Stack Overflow is a community of 4.7 million programmers, just like you, helping each other.

Join them; it only takes a minute:

Sign up
Join the Stack Overflow community to:
  1. Ask programming questions
  2. Answer and help your peers
  3. Get recognized for your expertise

When maintaining a COM interface should an empty BSTR be treated the same way as NULL? In other words should these two function calls produce the same result?

 // Empty BSTR
 CComBSTR empty(L""); // Or SysAllocString(L"")

share|improve this question
up vote 12 down vote accepted

Yes - a NULL BSTR is the same as an empty one. I remember we had all sorts of bugs that were uncovered when we switched from VS6 to 2003 - the CComBSTR class had a change to the default constructor that allocated it using NULL rather than an empty string. This happens when you for example treat a BSTR as a regular C style string and pass it to some function like strlen, or try to initialise a std::string with it.

Eric Lippert discusses BSTR's in great detail in Eric's Complete Guide To BSTR Semantics:

Let me list the differences first and then discuss each point in excruciating detail.

1) A BSTR must have identical semantics for NULL and for "". A PWSZ frequently has different semantics for those.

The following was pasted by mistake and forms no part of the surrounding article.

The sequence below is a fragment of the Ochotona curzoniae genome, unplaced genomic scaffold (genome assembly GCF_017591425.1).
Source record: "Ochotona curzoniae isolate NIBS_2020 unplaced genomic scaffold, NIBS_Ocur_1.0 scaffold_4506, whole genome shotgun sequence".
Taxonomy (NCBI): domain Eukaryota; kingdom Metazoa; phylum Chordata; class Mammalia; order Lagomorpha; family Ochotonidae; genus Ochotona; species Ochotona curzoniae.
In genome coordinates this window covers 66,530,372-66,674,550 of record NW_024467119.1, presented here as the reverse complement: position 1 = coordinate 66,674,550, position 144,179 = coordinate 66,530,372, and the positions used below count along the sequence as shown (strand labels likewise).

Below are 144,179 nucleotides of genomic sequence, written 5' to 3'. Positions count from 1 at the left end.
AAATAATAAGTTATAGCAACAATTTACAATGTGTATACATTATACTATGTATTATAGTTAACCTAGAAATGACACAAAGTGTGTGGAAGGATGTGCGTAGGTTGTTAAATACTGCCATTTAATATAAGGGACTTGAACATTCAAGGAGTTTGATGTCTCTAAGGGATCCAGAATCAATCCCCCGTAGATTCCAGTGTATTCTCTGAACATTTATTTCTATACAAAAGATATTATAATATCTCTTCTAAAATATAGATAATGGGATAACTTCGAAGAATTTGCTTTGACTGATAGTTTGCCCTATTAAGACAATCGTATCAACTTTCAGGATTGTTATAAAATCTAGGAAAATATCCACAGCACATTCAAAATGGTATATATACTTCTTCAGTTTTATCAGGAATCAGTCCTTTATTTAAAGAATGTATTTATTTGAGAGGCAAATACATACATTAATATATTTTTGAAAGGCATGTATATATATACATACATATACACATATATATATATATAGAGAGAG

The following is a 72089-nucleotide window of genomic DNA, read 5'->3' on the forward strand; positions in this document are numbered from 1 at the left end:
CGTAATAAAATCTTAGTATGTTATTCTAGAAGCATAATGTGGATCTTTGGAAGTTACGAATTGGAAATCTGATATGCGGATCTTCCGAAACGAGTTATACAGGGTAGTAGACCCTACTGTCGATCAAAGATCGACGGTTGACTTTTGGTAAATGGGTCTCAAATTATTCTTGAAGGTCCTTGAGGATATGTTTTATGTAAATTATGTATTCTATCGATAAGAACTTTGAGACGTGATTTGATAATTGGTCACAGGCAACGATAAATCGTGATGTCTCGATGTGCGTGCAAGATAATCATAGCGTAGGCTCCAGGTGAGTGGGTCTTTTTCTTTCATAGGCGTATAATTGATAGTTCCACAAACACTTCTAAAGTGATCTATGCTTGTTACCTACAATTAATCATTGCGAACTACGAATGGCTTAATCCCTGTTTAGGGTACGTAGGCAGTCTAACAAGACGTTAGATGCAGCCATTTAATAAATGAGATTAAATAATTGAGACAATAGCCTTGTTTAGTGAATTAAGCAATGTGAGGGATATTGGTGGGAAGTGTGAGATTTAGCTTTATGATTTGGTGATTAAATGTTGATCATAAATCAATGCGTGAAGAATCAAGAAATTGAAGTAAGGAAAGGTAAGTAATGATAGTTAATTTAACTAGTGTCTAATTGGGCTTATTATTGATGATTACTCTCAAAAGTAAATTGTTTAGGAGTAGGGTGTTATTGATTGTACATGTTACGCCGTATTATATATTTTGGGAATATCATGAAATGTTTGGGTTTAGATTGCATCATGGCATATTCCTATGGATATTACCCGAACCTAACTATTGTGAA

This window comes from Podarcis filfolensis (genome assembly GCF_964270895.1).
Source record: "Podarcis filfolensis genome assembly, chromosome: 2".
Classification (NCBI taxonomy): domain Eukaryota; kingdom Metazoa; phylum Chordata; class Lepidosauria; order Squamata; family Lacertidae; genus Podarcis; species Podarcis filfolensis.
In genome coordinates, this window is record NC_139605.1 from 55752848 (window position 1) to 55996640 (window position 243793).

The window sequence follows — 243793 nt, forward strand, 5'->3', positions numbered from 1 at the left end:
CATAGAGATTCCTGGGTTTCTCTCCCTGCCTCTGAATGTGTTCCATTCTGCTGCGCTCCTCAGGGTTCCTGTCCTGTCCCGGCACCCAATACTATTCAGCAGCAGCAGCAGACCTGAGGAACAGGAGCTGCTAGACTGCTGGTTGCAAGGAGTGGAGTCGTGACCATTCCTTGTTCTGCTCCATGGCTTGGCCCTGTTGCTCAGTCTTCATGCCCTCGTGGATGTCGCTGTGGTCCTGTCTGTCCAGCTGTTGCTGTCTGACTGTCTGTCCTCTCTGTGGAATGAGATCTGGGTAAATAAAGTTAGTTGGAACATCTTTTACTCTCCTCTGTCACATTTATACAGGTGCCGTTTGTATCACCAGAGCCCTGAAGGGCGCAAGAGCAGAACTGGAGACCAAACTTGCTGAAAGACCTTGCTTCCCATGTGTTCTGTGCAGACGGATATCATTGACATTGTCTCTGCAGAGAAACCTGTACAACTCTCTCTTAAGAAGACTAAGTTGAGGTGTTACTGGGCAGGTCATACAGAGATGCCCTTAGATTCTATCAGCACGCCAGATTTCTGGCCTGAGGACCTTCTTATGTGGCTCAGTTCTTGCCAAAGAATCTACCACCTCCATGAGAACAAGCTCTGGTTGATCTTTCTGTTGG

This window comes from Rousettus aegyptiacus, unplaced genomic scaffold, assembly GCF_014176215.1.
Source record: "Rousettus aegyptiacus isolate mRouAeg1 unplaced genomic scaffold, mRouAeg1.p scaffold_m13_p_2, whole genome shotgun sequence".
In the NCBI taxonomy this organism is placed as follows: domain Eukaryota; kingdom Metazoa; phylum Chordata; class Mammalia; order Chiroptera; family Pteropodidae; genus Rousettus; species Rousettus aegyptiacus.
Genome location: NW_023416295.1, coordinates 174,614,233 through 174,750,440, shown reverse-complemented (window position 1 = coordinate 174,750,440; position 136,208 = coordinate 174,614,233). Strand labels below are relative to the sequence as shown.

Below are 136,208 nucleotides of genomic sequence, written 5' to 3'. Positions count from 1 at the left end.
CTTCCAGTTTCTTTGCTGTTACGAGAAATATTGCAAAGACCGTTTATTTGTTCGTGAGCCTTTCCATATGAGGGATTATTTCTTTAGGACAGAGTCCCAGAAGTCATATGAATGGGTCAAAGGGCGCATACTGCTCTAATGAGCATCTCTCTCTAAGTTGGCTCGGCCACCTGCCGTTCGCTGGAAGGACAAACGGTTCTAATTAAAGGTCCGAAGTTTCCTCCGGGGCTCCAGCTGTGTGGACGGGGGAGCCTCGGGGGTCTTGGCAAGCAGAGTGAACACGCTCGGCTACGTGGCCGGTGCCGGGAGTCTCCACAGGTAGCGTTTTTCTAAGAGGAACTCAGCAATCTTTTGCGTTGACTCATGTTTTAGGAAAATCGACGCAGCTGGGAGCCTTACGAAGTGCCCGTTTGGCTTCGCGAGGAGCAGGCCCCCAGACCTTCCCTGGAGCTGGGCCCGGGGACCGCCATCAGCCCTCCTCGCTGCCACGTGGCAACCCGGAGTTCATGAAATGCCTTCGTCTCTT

2) A BSTR must be allocated and freed with the SysAlloc* family of functions. A PWSZ can be an automatic-storage buffer from the stack or allocated with malloc, new, LocalAlloc or any other memory allocator.

3) A BSTR is of fixed length. A PWSZ may be of any length, limited only by the amount of valid memory in its buffer.

4) A BSTR always points to the first valid character in the buffer. A PWSZ may be a pointer to the middle or end of a string buffer.

5) When allocating an n-byte BSTR you have room for n/2 wide characters. When you allocate n bytes for a PWSZ you can store n / 2 - 1 characters -- you have to leave room for the null.

6) A BSTR may contain any Unicode data including the zero character. A PWSZ never contains the zero character except as an end-of-string marker. Both a BSTR and a PWSZ always have a zero character after their last valid character, but in a BSTR a valid character may be a zero character.

7) A BSTR may actually contain an odd number of bytes -- it may be used for moving binary data around. A PWSZ is almost always an even number of bytes and used only for storing Unicode strings.

share|improve this answer
On the gripping hand---I've experienced MSXML code that doesn't obey the NULL == empty rule, and exhibits different behaviour for the two. But that was 5 years ago (MSXML 3, if I remember right), and hopefully they've fixed this by now. :-) – Chris Jester-Young Oct 5 '08 at 9:19
.NET interops don't obey the rules either - they marshal "" to String.Empty and NULL to null. – Joe Gauterin Sep 27 '12 at 10:55

The easiest way to handle this dilemma is to use CComBSTR and check for .Length() to be zero. That works for both empty and NULL values.

However, keep in mind, empty BSTR must be released or there will be a memory leak. I saw some of those recently in other's code. Quite hard to find, if you are not looking carefully.

share|improve this answer

Your Answer


By posting your answer, you agree to the privacy policy and terms of service.

Not the answer you're looking for? Browse other questions tagged or ask your own question.